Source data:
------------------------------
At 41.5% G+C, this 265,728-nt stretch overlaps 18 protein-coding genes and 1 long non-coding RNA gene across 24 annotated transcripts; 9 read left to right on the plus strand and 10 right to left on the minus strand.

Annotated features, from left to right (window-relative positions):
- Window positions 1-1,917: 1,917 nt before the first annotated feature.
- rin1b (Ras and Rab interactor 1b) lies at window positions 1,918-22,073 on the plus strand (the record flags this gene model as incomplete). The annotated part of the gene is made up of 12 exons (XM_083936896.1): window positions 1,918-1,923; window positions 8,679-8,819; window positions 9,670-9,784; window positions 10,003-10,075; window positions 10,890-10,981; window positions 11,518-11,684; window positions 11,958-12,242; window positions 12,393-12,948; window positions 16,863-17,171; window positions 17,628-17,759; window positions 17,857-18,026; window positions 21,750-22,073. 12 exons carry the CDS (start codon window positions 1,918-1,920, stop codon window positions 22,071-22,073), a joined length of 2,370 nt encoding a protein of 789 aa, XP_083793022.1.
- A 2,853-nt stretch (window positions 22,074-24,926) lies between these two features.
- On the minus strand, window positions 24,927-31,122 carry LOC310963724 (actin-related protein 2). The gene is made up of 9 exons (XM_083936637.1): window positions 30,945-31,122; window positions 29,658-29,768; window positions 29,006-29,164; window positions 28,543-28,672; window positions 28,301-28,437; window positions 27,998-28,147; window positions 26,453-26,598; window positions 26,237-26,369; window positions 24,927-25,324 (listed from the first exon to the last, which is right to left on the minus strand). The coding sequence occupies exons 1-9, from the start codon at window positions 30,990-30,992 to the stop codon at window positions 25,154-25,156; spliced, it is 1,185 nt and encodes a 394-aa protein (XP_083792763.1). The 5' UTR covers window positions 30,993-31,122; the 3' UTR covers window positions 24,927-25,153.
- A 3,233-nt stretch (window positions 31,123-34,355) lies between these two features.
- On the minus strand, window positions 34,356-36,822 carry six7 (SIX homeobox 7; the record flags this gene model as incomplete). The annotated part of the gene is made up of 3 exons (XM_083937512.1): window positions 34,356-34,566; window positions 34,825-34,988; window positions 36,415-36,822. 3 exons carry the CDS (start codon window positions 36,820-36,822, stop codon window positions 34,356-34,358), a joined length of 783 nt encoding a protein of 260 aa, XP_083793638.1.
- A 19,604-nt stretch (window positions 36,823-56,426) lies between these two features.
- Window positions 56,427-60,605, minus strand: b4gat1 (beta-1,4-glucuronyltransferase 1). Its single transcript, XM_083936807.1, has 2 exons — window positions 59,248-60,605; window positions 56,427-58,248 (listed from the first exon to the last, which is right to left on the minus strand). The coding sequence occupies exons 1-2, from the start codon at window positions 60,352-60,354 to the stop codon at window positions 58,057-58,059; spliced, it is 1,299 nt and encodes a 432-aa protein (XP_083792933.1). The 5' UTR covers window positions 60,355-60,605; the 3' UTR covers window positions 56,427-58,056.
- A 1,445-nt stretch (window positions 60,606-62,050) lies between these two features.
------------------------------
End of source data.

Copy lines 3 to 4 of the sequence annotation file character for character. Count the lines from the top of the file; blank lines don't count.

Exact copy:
- Window positions 1-1,917: 1,917 nt before the first annotated feature.
- rin1b (Ras and Rab interactor 1b) lies at window positions 1,918-22,073 on the plus strand (the record flags this gene model as incomplete). The annotated part of the gene is made up of 12 exons (XM_083936896.1): window positions 1,918-1,923; window positions 8,679-8,819; window positions 9,670-9,784; window positions 10,003-10,075; window positions 10,890-10,981; window positions 11,518-11,684; window positions 11,958-12,242; window positions 12,393-12,948; window positions 16,863-17,171; window positions 17,628-17,759; window positions 17,857-18,026; window positions 21,750-22,073. 12 exons carry the CDS (start codon window positions 1,918-1,920, stop codon window positions 22,071-22,073), a joined length of 2,370 nt encoding a protein of 789 aa, XP_083793022.1.